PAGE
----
But hope is the fruit of our faith in Jesus Christ. Hope is being confident in the promises of Christ, knowing with certainty that He will never disappoint. To live without hope is to, in effect, reject the salvation that Jesus died to offer us. If we’re hopeless, we’re no different from the unbeliever. And it’s an easy habit to fall into, and a dangerous one. A quick look at Holy Scripture makes it pretty clear that if we follow Christ, hope should be the anchor of our lives. In Hebrews, we read that hope is “the conviction of things not seen”(11:1). Hope is not a feeling nor is it merely wishful thinking—hope is a conviction. St. Paul writes that hope is an “enduring virtue”(I Cor. 13:13) and that “love springs from hope”(Col. 1:4-5). Hope is that gift which allows us to understand and persevere through suffering, pain, and disappointment (Romans 5:2-5). “Hope does not disappoint”(Romans 5:4). And maybe the most profound teaching of all is in St. Paul’s letter to Timothy: “Jesus Christ is our hope”(I Timothy 1:1). To be alive in Christ is to be infused with the virtue of hope—not like Pollyanna, but like any of the great Saints who lived in hope despite suffering, torture, and death. Hope takes us out of ourselves and places our hearts at the foot of the Cross. 

But we have to cultivate the gift of hope, just as we exercise the virtues of faith and charity. And sometimes, we get it wrong. Here are a few ways to know if you’re an Eeyore:

1) You’re fearful and anxious—a “worrier.” You are afraid of life’s challenges and opportunities. You fret excessively about money, status, or what others think of you. You have unfocused fear that sometimes paralyzes you into inaction.  

2) You’re a complainer. A hopeful heart is one that is grateful and praises God even through the bad times. Without hope, every small bump in the road of life is an injustice.

3) You blame other people for your problems. If you’re not living in hope, it’s easy to point fingers at others whenever things don’t go your way. Your family, your teacher, your boss, your ex—it’s their fault that things are a mess. You constantly compare yourself to others, and are perpetually disappointed.  

4) You’re a drama queen, or king. Hopelessness exaggerates any small suffering in your life. It’s the worst, the most horrible, the most unfair (fill in the blank) ever! You are easily discouraged and you look to others for sympathy and affirmation.

5) And maybe the clearest sign of failing hope is pride. A prideful heart tries to do everything for themselves, rather than giving God control and embracing His will. Humility and hope go hand in hand. The more we grow in humility, the more we rely on Christ for everything and, as we know, He never lets us down. Want to be more hopeful? Pray for humility.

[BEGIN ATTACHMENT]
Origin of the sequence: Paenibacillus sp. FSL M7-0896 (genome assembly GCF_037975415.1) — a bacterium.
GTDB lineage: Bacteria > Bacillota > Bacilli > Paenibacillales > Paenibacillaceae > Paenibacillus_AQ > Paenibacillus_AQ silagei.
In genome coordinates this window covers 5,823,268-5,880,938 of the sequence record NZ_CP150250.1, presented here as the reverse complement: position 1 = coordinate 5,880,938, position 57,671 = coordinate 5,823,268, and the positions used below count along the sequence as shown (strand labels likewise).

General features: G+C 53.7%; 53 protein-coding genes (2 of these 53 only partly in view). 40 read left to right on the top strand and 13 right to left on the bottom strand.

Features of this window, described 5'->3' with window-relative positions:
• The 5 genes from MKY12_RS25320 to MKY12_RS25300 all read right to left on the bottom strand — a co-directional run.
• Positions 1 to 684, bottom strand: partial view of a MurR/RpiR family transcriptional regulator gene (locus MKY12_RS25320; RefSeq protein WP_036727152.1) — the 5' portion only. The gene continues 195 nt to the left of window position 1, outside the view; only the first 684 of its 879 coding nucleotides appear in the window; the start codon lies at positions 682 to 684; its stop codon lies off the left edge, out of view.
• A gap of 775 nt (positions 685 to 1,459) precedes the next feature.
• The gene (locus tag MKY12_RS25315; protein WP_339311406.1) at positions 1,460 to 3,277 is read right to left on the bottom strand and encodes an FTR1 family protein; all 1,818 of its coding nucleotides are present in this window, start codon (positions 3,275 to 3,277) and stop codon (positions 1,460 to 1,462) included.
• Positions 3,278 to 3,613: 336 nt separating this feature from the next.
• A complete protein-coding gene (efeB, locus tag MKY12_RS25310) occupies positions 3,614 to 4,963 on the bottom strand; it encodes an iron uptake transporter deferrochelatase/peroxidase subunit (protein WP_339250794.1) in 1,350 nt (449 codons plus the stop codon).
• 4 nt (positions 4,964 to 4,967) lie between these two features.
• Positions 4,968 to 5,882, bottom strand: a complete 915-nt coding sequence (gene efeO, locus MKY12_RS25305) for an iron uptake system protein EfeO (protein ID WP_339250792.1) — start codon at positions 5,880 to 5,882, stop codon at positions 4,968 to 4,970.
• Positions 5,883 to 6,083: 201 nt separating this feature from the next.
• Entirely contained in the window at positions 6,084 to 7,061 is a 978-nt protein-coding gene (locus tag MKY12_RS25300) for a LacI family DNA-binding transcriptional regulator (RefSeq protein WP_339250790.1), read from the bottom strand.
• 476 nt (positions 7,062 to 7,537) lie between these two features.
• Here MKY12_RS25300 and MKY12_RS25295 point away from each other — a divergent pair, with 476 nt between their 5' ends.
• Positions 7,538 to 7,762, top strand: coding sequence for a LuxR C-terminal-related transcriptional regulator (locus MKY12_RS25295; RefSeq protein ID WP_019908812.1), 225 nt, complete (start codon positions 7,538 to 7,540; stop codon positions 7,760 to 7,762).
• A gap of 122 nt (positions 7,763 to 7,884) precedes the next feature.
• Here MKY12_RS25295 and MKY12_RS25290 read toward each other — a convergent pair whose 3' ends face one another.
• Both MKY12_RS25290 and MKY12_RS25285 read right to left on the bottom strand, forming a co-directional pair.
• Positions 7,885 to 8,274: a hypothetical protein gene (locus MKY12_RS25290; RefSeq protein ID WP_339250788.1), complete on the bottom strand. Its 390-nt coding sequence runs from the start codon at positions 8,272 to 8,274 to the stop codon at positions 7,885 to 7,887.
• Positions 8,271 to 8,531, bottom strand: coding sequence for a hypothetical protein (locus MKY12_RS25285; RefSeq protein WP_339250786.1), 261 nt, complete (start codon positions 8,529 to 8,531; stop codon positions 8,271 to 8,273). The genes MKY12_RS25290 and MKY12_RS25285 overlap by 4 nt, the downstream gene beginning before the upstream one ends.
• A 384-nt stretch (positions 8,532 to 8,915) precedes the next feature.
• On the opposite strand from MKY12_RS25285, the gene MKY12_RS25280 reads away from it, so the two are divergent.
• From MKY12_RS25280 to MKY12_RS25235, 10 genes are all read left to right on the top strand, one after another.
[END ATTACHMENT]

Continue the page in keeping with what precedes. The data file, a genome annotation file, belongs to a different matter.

Faith, hope, and love are virtues that we need to exercise through prayer, fasting, and sacrifice. Ask God to increase your hope. Surround yourself with hopeful, encouraging people. Read about the Saints who are examples to us of great hope and ask them to pray for you and to help you to grow. Remember all the blessings God has given to you. Gratitude grows hope—the more grateful you become, the more hopeful you’ll be. Our Lord holds our future in His hands, and we needn’t worry or be anxious.

“Pray, hope, and don’t worry.”

        —-St. Pio of Pietrelcina


The Ones We’ve Lost

One of them might have cured cancer. Another one could have flown us to the stars. One of them might have helped the world find a way to peace in places that have known far too much war. They would have been doctors, farmers, mothers, fathers, teachers, firemen and priests. They might also have been burglars, layabouts, swindlers and yes, even murderers. But every one of them had been created in the image and likeness of God. They were known by Him before all ages and loved by Him beyond all knowing. Fifty-eight million Americans. Lost.

It’s been 48 years since the Supreme Court decision which effectively made abortion legal in this country. The justices based their decision on an understanding of a woman’s right to privacy. Abortion was found to be a private decision. But it is not. Many women are coerced or even forced by husbands, boyfriends, or parents into having an abortion. Many may have an abortion because they can’t see any other option for themselves. Every woman will remember the abortion they had. Most of them will come to say that they regretted their decision as the years went by. Abortion kills a child and it wounds everyone else. And it has wounded our culture as well.

Abortion allows us to see all human life as less sacred and more disposable. We begin to see assisted suicide as a right and we form groups to support legislation to make it legal. We hear talk about death panels and we’re no longer shocked. We begin to withhold food and water from the terminally-ill so as to hasten death. We abort babies we see as imperfect. China has murdered a generation of women through gender-based abortions. Minority women in America have a disproportionate number of abortions. Yet we condemn racism or sexism in other contexts. Abortion is anything but private.